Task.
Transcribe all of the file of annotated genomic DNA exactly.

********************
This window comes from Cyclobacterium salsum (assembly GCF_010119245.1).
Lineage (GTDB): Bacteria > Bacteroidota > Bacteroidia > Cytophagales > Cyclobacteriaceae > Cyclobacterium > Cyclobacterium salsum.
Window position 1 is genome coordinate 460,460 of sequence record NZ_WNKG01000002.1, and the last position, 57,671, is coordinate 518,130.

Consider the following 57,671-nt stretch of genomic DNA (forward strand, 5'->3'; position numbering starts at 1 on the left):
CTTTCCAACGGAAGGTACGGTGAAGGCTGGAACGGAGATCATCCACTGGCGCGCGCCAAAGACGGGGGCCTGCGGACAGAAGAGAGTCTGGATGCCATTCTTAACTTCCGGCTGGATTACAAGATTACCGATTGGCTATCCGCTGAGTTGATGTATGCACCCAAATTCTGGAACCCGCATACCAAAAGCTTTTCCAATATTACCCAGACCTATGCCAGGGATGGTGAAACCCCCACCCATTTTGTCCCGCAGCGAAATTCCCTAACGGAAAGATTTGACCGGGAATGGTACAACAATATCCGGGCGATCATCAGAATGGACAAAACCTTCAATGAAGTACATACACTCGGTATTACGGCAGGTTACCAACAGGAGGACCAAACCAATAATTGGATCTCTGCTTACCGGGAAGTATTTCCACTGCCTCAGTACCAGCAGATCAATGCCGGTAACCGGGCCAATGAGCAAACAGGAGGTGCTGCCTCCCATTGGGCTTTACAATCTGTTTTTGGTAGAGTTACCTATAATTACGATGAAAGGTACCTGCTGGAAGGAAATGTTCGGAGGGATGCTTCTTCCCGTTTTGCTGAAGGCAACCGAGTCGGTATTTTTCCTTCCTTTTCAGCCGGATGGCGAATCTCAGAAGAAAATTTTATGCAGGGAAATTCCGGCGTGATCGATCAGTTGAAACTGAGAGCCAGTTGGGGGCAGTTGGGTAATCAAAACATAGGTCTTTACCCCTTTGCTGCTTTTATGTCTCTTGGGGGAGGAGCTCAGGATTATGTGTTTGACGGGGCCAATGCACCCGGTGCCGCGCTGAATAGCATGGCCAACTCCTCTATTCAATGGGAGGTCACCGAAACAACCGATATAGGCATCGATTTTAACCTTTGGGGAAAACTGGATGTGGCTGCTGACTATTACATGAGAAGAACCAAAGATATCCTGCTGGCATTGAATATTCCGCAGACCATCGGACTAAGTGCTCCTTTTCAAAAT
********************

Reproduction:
This window comes from Cyclobacterium salsum (assembly GCF_010119245.1).
Lineage (GTDB): Bacteria > Bacteroidota > Bacteroidia > Cytophagales > Cyclobacteriaceae > Cyclobacterium > Cyclobacterium salsum.
Window position 1 is genome coordinate 460,460 of sequence record NZ_WNKG01000002.1, and the last position, 57,671, is coordinate 518,130.

Consider the following 57,671-nt stretch of genomic DNA (forward strand, 5'->3'; position numbering starts at 1 on the left):
CTTTCCAACGGAAGGTACGGTGAAGGCTGGAACGGAGATCATCCACTGGCGCGCGCCAAAGACGGGGGCCTGCGGACAGAAGAGAGTCTGGATGCCATTCTTAACTTCCGGCTGGATTACAAGATTACCGATTGGCTATCCGCTGAGTTGATGTATGCACCCAAATTCTGGAACCCGCATACCAAAAGCTTTTCCAATATTACCCAGACCTATGCCAGGGATGGTGAAACCCCCACCCATTTTGTCCCGCAGCGAAATTCCCTAACGGAAAGATTTGACCGGGAATGGTACAACAATATCCGGGCGATCATCAGAATGGACAAAACCTTCAATGAAGTACATACACTCGGTATTACGGCAGGTTACCAACAGGAGGACCAAACCAATAATTGGATCTCTGCTTACCGGGAAGTATTTCCACTGCCTCAGTACCAGCAGATCAATGCCGGTAACCGGGCCAATGAGCAAACAGGAGGTGCTGCCTCCCATTGGGCTTTACAATCTGTTTTTGGTAGAGTTACCTATAATTACGATGAAAGGTACCTGCTGGAAGGAAATGTTCGGAGGGATGCTTCTTCCCGTTTTGCTGAAGGCAACCGAGTCGGTATTTTTCCTTCCTTTTCAGCCGGATGGCGAATCTCAGAAGAAAATTTTATGCAGGGAAATTCCGGCGTGATCGATCAGTTGAAACTGAGAGCCAGTTGGGGGCAGTTGGGTAATCAAAACATAGGTCTTTACCCCTTTGCTGCTTTTATGTCTCTTGGGGGAGGAGCTCAGGATTATGTGTTTGACGGGGCCAATGCACCCGGTGCCGCGCTGAATAGCATGGCCAACTCCTCTATTCAATGGGAGGTCACCGAAACAACCGATATAGGCATCGATTTTAACCTTTGGGGAAAACTGGATGTGGCTGCTGACTATTACATGAGAAGAACCAAAGATATCCTGCTGGCATTGAATATTCCGCAGACCATCGGACTAAGTGCTCCTTTTCAAAAT